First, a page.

- A task force appointed last year by Alaska Gov. Bill Walker has produced a draft climate change policy that calls for diversifying the state's economy, shifting towards renewable energy, supporting technological innovation across all sectors, and increasing residential, commercial and public energy efficiency, KTOO Public Media reports.
- The draft calls for reductions of carbon emissions by 2030 but does not include a specific target.
- Walker appointed 20 members to the Climate Action for Alaska Leadership Team in December, established by an October administrative order. Local media reports a final plan is due by September.
Alaska's draft plan echos familiar efforts made by states like California and New York, which are seeking to cut carbon emissions through a plethora of options. But unlike these states, Alaska has yet to offer any substantial details on how to meet these very vague goals.
While the plan calls for a transition to renewable energy, it also plans to develop natural gas as a "bridge fuel" to help meet its emissions goals. However, the state struck an introspective tone over its hefty reliance on fossil fuels — particularly oil.
"The state economy is-and will remain for the immediate future-dependent on extractive resource development, including oil and promisingly natural gas production," the draft concedes. It admonishes, however, "there is an economic and ethical imperative to pursue a transition away from a global dependence on fossil fuels and toward renewable sources of energy."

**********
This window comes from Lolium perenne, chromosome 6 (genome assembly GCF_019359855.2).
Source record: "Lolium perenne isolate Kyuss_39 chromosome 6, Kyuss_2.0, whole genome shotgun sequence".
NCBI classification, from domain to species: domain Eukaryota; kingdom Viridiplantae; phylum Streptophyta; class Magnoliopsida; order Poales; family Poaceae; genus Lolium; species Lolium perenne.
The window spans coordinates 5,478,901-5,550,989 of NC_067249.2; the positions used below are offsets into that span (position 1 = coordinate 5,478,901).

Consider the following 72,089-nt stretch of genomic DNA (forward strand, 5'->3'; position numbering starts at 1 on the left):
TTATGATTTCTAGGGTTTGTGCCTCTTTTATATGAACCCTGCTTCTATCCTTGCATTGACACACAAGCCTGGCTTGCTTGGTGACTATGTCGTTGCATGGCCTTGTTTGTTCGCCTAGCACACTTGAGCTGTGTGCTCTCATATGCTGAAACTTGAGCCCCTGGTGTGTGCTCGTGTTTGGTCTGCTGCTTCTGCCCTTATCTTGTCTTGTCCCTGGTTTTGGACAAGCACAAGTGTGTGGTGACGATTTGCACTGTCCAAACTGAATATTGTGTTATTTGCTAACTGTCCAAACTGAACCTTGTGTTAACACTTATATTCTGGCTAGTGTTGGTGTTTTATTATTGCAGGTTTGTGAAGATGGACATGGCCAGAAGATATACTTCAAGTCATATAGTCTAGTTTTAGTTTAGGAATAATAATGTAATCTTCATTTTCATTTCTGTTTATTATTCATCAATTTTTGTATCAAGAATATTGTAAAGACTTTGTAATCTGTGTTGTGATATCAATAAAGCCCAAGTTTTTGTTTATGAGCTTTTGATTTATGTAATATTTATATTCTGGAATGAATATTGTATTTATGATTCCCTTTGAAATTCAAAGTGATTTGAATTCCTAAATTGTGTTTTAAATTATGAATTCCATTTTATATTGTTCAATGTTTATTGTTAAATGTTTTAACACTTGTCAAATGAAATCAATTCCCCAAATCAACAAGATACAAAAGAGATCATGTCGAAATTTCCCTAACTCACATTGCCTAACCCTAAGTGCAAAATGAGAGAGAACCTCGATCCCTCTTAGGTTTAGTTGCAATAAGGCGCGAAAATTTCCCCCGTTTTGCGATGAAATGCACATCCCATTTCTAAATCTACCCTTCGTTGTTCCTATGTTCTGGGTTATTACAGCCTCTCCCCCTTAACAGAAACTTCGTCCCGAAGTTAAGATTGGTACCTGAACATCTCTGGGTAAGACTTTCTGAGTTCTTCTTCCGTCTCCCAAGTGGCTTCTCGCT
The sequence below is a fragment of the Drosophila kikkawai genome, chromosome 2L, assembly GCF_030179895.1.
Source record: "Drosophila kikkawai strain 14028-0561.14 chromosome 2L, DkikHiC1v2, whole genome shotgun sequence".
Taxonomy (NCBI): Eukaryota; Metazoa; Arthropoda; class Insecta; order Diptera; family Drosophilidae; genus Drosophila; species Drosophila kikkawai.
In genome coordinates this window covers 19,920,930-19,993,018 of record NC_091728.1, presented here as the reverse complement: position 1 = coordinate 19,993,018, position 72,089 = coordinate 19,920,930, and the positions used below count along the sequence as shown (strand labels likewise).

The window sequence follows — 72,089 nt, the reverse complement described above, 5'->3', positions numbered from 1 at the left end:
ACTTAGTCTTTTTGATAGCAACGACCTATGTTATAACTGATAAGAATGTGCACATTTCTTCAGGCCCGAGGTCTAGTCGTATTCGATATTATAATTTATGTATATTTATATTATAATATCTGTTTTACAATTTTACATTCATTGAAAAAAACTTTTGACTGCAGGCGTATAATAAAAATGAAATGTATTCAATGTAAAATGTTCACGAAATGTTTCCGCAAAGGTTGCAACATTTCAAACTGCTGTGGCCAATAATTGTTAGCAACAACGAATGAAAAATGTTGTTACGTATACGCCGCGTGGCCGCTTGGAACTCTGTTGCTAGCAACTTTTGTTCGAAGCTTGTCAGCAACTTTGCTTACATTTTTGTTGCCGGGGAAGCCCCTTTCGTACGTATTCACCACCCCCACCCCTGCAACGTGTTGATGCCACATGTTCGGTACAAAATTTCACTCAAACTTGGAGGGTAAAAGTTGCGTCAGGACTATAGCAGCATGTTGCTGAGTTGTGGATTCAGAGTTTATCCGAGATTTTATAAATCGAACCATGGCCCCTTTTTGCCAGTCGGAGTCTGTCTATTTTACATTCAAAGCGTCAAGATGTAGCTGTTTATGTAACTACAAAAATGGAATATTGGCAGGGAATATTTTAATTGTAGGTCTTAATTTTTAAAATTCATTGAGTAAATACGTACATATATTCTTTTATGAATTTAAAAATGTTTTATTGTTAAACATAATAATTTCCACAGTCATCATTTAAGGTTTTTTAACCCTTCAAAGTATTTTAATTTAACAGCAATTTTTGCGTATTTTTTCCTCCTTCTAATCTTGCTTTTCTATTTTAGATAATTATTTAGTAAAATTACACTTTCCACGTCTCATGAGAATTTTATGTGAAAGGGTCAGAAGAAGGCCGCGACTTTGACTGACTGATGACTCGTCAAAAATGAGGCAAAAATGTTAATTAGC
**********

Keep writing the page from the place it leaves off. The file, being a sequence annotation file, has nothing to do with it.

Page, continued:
The draft would also "identify climate change as a slow-moving disaster, the implications of which—both in
terms of contribution to greenhouse gas emissions and impacts to communities and natural resources—must be factored into all government decisions and plans."
Some objectives outlined in the draft include: increasing the use of renewable and low emission energy resources in air, rail, road and marine transportation; a possible ban on heavy fuel oil use in maritime operations; maintaining sustainable agricultural and fishing practices; and supporting research into ocean acidification.
The plan also calls on the state to "maximize revenue generation from current petroleum and natural gas
development to support energy transition."